Journal of Happiness Studies

, Volume 5, Issue 3, pp 241–268 | Cite as

Norms for Experiencing Emotions

  • Chu Kim-prieto
  • Michael Eid
Article

Abstract

Norms for experiencing emotions were analyzed for 1,056 participants from five African nations (Ghana, Nigeria, South Africa, Tanzania, and Zimbabwe) in a cross-cultural study. Results showed much within-nation as well as between-nation variability in norms. Multigroup latent class analysis showed that the more collectivistic African nations found guilt more desirable and pride less desirable than the less collectivistic African nations. Many of the classes found in the African nations resembled classes found in other cultures, providing evidence for the universality of some norms; culture-specific norms for emotions were also found. Contrary to expectations regarding norms for emotions in collectivistic cultures, Africa-specific norms for emotions included a large class of people who found all negative emotions undesirable.

culture emotion Africa latent-class 

Preview

Unable to display preview. Download preview PDF.

Unable to display preview. Download preview PDF.

REFERENCES

  1. Abu-Lughod, L.: 1986, Veiled Sentiments (University of California Press, Berkeley).Google Scholar
  2. Briggs, J. L.: 1970, Never in Anger. (Harvard University Press, Cambridge, MA).Google Scholar
  3. Cacioppo, J. T. and W. L. Gardner: 1999, ‘Emotion’, Annual Review of Psychology 50, pp. 191–214.PubMedGoogle Scholar
  4. Diener, E. and R. A. Emmons: 1984, ‘The independence of positive and negative affect’, Journal of Personality and Social Psychology 47, pp. 1107–1117.Google Scholar
  5. Diener, E., C. K. Scollon, S. Oishi, V. Dzokoto and E. M. Suh: 2000, ‘Positivity andthe construction of life satisfaction judgments: Global happiness is not the sum of its parts’, Journal of Happiness Studies 1, pp. 159–176.Google Scholar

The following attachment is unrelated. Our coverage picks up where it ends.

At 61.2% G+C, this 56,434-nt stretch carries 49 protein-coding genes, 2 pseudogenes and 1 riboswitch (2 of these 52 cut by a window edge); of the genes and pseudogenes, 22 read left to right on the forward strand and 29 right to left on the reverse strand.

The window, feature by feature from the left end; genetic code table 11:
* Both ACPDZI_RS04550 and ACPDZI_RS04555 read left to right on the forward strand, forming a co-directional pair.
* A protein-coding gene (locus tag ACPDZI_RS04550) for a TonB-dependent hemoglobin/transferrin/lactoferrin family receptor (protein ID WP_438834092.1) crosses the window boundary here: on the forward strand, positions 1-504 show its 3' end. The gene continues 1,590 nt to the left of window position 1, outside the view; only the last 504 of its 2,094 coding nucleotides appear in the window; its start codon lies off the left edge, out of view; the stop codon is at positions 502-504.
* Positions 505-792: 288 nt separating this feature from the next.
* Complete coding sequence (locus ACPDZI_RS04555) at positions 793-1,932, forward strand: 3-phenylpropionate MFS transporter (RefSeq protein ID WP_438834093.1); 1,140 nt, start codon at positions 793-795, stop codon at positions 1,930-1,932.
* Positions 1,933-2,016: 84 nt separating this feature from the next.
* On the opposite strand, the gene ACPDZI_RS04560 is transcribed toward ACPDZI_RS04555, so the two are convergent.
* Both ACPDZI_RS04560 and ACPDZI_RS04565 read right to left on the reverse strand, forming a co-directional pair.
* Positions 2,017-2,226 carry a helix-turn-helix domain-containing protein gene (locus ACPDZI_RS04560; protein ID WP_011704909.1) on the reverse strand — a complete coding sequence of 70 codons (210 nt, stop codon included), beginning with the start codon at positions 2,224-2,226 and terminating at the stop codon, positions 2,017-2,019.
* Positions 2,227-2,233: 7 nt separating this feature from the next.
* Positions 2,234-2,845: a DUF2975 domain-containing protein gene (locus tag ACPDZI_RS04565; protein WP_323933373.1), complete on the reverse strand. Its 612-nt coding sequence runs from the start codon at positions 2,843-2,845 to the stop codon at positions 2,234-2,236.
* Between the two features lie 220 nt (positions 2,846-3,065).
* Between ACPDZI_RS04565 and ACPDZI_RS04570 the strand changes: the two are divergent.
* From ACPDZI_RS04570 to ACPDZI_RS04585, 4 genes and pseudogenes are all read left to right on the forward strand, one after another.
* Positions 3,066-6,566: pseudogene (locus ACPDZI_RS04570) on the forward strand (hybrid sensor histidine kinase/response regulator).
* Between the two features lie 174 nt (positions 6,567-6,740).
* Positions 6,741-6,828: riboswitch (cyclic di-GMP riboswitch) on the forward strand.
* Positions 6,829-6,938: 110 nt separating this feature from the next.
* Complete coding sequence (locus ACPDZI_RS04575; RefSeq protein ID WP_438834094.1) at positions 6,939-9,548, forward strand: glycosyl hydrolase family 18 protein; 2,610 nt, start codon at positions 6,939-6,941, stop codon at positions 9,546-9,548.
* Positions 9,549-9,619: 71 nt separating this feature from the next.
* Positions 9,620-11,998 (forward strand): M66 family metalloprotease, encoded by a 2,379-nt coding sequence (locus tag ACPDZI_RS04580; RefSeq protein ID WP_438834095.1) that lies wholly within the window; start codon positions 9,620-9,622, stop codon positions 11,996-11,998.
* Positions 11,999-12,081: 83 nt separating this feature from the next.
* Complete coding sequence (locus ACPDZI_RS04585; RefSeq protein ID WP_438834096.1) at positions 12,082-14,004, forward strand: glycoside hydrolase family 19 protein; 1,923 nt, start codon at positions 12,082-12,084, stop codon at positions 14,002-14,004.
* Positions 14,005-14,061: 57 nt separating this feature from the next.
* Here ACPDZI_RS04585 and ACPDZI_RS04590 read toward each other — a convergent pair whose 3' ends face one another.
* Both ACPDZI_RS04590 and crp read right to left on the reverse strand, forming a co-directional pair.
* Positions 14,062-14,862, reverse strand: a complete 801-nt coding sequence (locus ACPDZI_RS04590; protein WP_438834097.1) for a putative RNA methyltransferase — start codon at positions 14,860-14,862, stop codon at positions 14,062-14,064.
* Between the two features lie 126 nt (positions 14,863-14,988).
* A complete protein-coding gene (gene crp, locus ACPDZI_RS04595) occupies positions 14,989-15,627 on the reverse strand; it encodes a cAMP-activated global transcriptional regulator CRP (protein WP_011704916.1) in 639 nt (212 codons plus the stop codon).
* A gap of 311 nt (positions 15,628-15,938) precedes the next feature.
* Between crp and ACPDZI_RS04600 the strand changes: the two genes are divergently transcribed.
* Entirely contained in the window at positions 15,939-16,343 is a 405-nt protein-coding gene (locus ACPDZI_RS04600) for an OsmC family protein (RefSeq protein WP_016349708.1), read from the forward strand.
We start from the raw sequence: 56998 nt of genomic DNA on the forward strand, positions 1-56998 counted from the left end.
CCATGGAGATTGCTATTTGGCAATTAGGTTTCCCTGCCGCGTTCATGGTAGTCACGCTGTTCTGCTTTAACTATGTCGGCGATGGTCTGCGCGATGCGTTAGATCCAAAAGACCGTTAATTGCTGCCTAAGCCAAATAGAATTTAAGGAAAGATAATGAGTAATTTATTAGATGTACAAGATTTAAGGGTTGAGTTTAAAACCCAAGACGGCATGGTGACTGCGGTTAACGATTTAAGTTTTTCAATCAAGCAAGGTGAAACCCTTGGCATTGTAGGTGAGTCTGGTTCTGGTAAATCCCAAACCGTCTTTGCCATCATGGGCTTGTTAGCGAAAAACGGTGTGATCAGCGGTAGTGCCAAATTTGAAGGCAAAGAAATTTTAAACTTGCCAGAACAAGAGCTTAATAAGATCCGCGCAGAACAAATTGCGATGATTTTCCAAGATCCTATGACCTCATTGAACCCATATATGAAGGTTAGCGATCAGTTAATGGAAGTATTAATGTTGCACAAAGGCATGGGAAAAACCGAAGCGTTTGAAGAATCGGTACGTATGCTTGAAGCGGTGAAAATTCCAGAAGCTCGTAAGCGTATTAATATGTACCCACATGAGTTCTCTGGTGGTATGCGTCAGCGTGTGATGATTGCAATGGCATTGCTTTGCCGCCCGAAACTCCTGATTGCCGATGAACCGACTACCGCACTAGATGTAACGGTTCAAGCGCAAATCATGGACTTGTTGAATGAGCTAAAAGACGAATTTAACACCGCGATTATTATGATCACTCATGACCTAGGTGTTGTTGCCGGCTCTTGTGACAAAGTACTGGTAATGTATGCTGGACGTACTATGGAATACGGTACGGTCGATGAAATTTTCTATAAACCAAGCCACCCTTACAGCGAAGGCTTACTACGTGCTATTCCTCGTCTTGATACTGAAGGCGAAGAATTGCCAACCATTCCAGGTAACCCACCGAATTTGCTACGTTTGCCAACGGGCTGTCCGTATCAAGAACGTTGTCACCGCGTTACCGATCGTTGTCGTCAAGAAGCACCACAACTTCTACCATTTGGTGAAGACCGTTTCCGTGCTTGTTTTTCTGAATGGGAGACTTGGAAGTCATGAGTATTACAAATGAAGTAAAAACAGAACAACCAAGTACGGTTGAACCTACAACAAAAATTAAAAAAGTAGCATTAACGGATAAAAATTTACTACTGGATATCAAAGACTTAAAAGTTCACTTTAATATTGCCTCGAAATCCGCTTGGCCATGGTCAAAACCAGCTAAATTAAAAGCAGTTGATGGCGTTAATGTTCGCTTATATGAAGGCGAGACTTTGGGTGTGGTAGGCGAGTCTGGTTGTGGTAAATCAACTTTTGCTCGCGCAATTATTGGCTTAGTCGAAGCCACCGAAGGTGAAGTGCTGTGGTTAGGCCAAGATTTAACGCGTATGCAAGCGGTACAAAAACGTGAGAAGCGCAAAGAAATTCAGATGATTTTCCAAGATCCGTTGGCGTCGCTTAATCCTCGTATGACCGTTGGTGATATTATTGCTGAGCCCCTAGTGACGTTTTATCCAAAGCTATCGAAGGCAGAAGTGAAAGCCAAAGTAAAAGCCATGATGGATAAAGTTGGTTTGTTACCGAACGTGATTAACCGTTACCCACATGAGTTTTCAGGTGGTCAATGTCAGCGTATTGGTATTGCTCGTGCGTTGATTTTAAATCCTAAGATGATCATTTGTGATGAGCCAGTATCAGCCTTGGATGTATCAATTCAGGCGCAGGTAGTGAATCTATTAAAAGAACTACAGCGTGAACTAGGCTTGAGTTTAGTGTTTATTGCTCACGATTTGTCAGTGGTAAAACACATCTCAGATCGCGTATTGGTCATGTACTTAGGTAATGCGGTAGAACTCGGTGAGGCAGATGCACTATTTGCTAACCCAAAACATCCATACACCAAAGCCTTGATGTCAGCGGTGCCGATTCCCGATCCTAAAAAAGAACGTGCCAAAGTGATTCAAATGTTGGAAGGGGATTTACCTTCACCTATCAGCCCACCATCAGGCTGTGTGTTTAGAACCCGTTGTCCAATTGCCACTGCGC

6. Diener, E., H. Smith and F. Fuijta: 1995, ‘The personality structure of affect’, Journal of Personality and Social Psychology 69, pp. 130–141.Google Scholar
  7. Diener, E., E. M. Suh, H. Smith and L. Shao: 1995, ‘National differences in reported subjective well-being: Why do they occur?’ Social Indicators Research 34, pp. 7–32.Google Scholar
  8. Doi, T.: 1973, The Anatomy of Dependence (J. Bester, Trans. ) (Kodansha International, Tokyo).Google Scholar
  9. Eid, M.: 2001, ‘Advanced statistical methods for the study of appraisal and emotional reaction’, in K. R. Scherer and A. Schorr (eds), Appraisal processes in emotion: Theory, methods, research (Oxford University Press, Oxford), pp. 319–349.Google Scholar
  10. Eid, M. and E. Diener: 2001, ‘Norms for experiencing emotions in different cultures: Inter-and within-nation differences’, Journal of Personality and Social Psychology 81, pp. 869–885.PubMedGoogle Scholar
  11. Eid, M., R. Langeheine and E. Diener: (in press), ‘Comparing typological structures across cultures by multigroup latent class analysis: A primer. Journal of Cross-Cultural Psychology.Google Scholar
  12. Ekman, P.: 1970, ‘Universal facial expressions of emotion’, California Mental Health Research Digest 8, pp. 151–158.Google Scholar
  13. Ekman, P.: 1972, ‘Universals and cultural differences in facial expressions of emotion’, in J. Cole (ed.), Nebraska Symposium of Motivation (University of Nebraska Press, Lincoln).Google Scholar
  14. Ekman, P.: 1993, ‘Facial expression and emotion’, American Psychologist 48, pp. 384–392.PubMedGoogle Scholar
  15. Ekman, P. and K. G. Heider: 1988, ‘The universality of a contempt expression: A replication’, Motivation & Emotion 12, pp. 303–308.Google Scholar
  16. Eshun, S.: 1999, ‘Cultural variations in hopelessness, optimism, andsuicidal ideation: A study of Ghana and U. S. college samples’, Cross-Cultural Research: The Journal of Comparative Social Science, 33, pp. 227–238.Google Scholar
  17. Geertz, C.: 1984, ‘From the native’s point of view’: On the nature of anthropological understanding’, in R. A. Shweder and R. A. LeVine (eds), Culture theory: Essays on mind, self, andemotion (Cambridge University Press, Cambridge) pp. 123–136.Google Scholar
  18. Gelfand, M.: 1973, The Genuine Shona (Mambo Press, Zimbabwe, Gweru).Google Scholar
  19. Heuchert, J. W. P., W. D. Parker, H. Stumpf and C. P. H. Myburgh: 2000, The five-factor model of personality in South African college students. American Behavioral Scientist 44, pp. 112–125.Google Scholar
  20. Hofstede, G. H.: 1980, Culture’s Consequences, International Differences in Work-related Values (Sage Publications, Beverly Hills, CA).Google Scholar